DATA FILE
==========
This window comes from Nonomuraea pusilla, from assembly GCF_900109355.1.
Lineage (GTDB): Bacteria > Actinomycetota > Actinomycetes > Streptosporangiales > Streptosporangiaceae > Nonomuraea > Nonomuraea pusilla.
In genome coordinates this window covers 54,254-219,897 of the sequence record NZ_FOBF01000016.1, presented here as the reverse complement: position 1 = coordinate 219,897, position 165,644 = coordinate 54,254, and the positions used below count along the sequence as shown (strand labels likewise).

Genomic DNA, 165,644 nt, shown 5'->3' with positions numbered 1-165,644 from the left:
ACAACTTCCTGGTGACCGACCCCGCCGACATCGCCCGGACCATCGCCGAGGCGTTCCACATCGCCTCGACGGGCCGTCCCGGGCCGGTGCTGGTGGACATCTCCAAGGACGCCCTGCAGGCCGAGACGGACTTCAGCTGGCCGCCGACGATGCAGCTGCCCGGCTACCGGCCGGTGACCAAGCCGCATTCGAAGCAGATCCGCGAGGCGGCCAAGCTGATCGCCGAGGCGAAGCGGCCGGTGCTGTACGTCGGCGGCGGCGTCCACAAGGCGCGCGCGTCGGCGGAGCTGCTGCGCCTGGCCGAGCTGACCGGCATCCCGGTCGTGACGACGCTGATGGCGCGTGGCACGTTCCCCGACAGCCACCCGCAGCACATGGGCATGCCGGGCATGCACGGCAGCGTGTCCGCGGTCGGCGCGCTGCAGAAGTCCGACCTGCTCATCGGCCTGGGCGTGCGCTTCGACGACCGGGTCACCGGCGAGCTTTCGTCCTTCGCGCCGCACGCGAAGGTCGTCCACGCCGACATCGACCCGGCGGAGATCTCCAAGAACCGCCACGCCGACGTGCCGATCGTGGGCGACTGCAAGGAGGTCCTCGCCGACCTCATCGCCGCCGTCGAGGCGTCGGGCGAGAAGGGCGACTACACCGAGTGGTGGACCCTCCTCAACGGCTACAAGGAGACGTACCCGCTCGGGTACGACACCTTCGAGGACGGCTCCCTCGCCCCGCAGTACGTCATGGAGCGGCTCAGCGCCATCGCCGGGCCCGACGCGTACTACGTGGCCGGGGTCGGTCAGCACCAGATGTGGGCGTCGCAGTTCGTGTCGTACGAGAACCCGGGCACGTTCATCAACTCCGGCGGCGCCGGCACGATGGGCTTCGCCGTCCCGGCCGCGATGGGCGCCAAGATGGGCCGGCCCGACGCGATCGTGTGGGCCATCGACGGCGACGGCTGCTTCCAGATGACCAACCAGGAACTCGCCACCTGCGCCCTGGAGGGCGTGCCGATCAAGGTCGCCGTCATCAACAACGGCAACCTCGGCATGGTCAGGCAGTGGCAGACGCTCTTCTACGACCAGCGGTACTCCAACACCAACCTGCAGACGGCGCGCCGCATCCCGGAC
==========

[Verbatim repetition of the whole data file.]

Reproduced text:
This window comes from Nonomuraea pusilla, from assembly GCF_900109355.1.
Lineage (GTDB): Bacteria > Actinomycetota > Actinomycetes > Streptosporangiales > Streptosporangiaceae > Nonomuraea > Nonomuraea pusilla.
In genome coordinates this window covers 54,254-219,897 of the sequence record NZ_FOBF01000016.1, presented here as the reverse complement: position 1 = coordinate 219,897, position 165,644 = coordinate 54,254, and the positions used below count along the sequence as shown (strand labels likewise).

Genomic DNA, 165,644 nt, shown 5'->3' with positions numbered 1-165,644 from the left:
ACAACTTCCTGGTGACCGACCCCGCCGACATCGCCCGGACCATCGCCGAGGCGTTCCACATCGCCTCGACGGGCCGTCCCGGGCCGGTGCTGGTGGACATCTCCAAGGACGCCCTGCAGGCCGAGACGGACTTCAGCTGGCCGCCGACGATGCAGCTGCCCGGCTACCGGCCGGTGACCAAGCCGCATTCGAAGCAGATCCGCGAGGCGGCCAAGCTGATCGCCGAGGCGAAGCGGCCGGTGCTGTACGTCGGCGGCGGCGTCCACAAGGCGCGCGCGTCGGCGGAGCTGCTGCGCCTGGCCGAGCTGACCGGCATCCCGGTCGTGACGACGCTGATGGCGCGTGGCACGTTCCCCGACAGCCACCCGCAGCACATGGGCATGCCGGGCATGCACGGCAGCGTGTCCGCGGTCGGCGCGCTGCAGAAGTCCGACCTGCTCATCGGCCTGGGCGTGCGCTTCGACGACCGGGTCACCGGCGAGCTTTCGTCCTTCGCGCCGCACGCGAAGGTCGTCCACGCCGACATCGACCCGGCGGAGATCTCCAAGAACCGCCACGCCGACGTGCCGATCGTGGGCGACTGCAAGGAGGTCCTCGCCGACCTCATCGCCGCCGTCGAGGCGTCGGGCGAGAAGGGCGACTACACCGAGTGGTGGACCCTCCTCAACGGCTACAAGGAGACGTACCCGCTCGGGTACGACACCTTCGAGGACGGCTCCCTCGCCCCGCAGTACGTCATGGAGCGGCTCAGCGCCATCGCCGGGCCCGACGCGTACTACGTGGCCGGGGTCGGTCAGCACCAGATGTGGGCGTCGCAGTTCGTGTCGTACGAGAACCCGGGCACGTTCATCAACTCCGGCGGCGCCGGCACGATGGGCTTCGCCGTCCCGGCCGCGATGGGCGCCAAGATGGGCCGGCCCGACGCGATCGTGTGGGCCATCGACGGCGACGGCTGCTTCCAGATGACCAACCAGGAACTCGCCACCTGCGCCCTGGAGGGCGTGCCGATCAAGGTCGCCGTCATCAACAACGGCAACCTCGGCATGGTCAGGCAGTGGCAGACGCTCTTCTACGACCAGCGGTACTCCAACACCAACCTGCAGACGGCGCGCCGCATCCCGGAC